Exercise Reduces Joint Pain From Aromatase Inhibitors

Nick Mulcahy

December 17, 2013

SAN ANTONIO — Exercise might help women with hormone-receptor-positive breast cancer stay on aromatase inhibitor treatment.

An exercise regimen overseen by a fitness coach reduced baseline joint pain scores over a 12-month period in a group of women in a randomized trial, according to investigators.

Arthralgia, or joint pain and stiffness, is the number one reason women discontinue aromatase inhibitors, said lead author Melinda L. Irwin, PhD, MPH, coleader of the Cancer Prevention and Control Research Program at the Yale Cancer Center in New Haven, Connecticut.

She spoke about the 121-patient Hormone and Physical Exercise (HOPE) study, which is the first ever to assess the effect of exercise on joint pain in this population, during a press conference here at the 36th Annual San Antonio Breast Cancer Symposium.

Those in the exercise group received a free gym membership, participated in 2 supervised strength training sessions a week (6 exercises, 10 reps, 3 sets), and performed at least 150 minutes of aerobic exercise per week. This is a current guideline-based exercise prescription for healthy adults and cancer survivors in the United States.

Those in the usual care group received written instruction on the benefits of exercise.

At 1 year, there was a 30% reduction in overall pain measures (Brief Pain Inventory) from baseline in the exercise group (P < .05). "Their pain went from moderate to mild," said Dr. Irwin.

There was a small increase in the overall pain measures in the usual care group. The 2 groups had comparable pain scores at baseline.

The results represent the "most significant reduction in pain" ever recorded in various studies of interventions for arthralgia associated with aromatase inhibitors, said coauthor Jennifer Ligabel, MD, in an interview with Medscape Medical News. She is from the Dana-Farber Cancer Institute in Boston.

The pain improvement was better than that seen in studies of other interventions, including acupuncture, vitamin D, and glucosamine.

This study fills a void, said symposium cochair Carlos L. Arteaga, MD, from the Vanderbilt–Ingram Comprehensive Cancer Center in Nashville, Tennessee, and president-elect of the American Association for Cancer Research.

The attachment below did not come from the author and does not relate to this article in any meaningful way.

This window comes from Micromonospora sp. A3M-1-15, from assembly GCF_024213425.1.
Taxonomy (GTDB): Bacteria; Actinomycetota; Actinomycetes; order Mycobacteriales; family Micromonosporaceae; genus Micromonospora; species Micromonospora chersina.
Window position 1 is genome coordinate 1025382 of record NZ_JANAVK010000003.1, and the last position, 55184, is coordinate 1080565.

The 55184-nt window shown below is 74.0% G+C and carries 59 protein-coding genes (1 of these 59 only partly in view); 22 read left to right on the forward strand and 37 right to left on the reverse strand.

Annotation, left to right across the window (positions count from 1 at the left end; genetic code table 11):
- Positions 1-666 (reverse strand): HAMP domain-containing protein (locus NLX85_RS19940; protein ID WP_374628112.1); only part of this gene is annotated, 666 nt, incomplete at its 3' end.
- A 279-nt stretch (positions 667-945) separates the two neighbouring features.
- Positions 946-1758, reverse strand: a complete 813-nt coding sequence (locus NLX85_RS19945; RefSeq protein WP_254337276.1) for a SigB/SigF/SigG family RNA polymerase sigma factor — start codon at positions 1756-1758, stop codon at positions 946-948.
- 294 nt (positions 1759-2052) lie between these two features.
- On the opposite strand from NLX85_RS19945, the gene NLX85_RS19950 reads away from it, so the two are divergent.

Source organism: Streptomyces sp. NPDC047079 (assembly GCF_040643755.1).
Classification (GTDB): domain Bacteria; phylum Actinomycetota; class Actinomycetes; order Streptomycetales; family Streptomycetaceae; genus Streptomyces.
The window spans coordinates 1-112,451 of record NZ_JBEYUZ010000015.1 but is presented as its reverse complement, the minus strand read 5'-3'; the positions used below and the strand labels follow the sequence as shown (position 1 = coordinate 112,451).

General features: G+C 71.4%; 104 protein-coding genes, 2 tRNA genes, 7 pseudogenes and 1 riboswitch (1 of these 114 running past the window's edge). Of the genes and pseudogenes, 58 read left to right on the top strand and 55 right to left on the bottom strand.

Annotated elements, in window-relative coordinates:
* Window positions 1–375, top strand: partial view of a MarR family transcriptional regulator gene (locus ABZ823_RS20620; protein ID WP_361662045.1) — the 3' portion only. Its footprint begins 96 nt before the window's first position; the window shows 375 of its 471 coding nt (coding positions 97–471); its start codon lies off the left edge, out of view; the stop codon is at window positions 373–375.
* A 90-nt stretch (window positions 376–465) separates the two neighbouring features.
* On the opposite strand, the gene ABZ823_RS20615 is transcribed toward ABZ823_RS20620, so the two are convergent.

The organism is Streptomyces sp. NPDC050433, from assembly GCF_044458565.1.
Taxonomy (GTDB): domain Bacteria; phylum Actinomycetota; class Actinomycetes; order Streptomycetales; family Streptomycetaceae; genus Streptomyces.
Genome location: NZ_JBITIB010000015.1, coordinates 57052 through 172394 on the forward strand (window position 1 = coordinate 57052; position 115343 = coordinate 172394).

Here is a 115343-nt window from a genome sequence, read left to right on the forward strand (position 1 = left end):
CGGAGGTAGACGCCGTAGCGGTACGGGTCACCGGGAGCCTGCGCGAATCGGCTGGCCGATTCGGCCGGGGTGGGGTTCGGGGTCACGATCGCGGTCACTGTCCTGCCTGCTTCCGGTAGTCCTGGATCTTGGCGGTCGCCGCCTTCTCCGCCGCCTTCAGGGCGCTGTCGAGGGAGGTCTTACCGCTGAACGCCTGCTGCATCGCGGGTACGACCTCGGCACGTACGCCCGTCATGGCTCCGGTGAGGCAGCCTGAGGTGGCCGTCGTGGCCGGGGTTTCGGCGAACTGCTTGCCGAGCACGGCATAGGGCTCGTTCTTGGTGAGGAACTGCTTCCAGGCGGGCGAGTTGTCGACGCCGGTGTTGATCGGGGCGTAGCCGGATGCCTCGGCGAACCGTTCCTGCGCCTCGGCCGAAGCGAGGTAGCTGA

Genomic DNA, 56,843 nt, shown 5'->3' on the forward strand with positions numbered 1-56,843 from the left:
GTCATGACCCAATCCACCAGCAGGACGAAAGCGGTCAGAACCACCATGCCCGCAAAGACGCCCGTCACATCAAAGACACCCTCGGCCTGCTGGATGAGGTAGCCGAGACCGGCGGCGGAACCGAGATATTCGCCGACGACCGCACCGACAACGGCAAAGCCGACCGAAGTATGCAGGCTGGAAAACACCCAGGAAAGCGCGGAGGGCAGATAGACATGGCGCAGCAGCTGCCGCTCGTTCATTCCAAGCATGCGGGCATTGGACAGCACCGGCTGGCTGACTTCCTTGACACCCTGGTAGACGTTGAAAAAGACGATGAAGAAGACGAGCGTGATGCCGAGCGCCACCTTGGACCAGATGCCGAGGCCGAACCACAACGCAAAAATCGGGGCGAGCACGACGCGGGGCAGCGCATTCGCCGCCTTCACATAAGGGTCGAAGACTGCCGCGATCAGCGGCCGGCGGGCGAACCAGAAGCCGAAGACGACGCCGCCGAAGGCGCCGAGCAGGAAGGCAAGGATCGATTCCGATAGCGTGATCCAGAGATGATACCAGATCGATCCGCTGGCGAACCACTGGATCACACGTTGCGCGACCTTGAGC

Clinicians regularly recommend exercise to women with breast cancer, including those on aromatase inhibitors, but usually in a vague way, he told Medscape Medical News after moderating the press conference. This study provides a specific exercise regimen and shows a specific associated outcome for a treatment-related problem. "We need marching orders by experts," Dr. Arteaga explained.

At the same time, he noted, the findings might be limited by the fact that the women in the study, whose average age was 60 years, likely had a car to get to the gym, family support to have the time to participate, and were "highly educated."

However, the study participants had the common problems of being physically inactive before enrollment (<90 minutes of exercise a week) and, on average, being overweight. At enrollment, they had been taking an aromatase inhibitor for at least 6 months and were experiencing at least minor arthralgia.

There was a dose-response relation in the exercise group. Those who attended 80% or more of the exercise sessions reported a 25% reduction in their Brief Pain Inventory score. Those who attended fewer than 80% of sessions had a 14% reduction.

Those in the exercise group also had improved cardiorespiratory fitness and lost about 7% of their body weight over the study period; those in the usual care group experienced a slight weight gain.

The researchers plan a follow-up study on whether improvements in joint pain occurred at the beginning, middle, or end of the year-long intervention.

This study was funded by the National Cancer Institute. Dr. Irwin has disclosed no relevant financial relationships.

36th Annual San Antonio Breast Cancer Symposium (SABCS): Abstract S3-03. Presented December 12, 2013.


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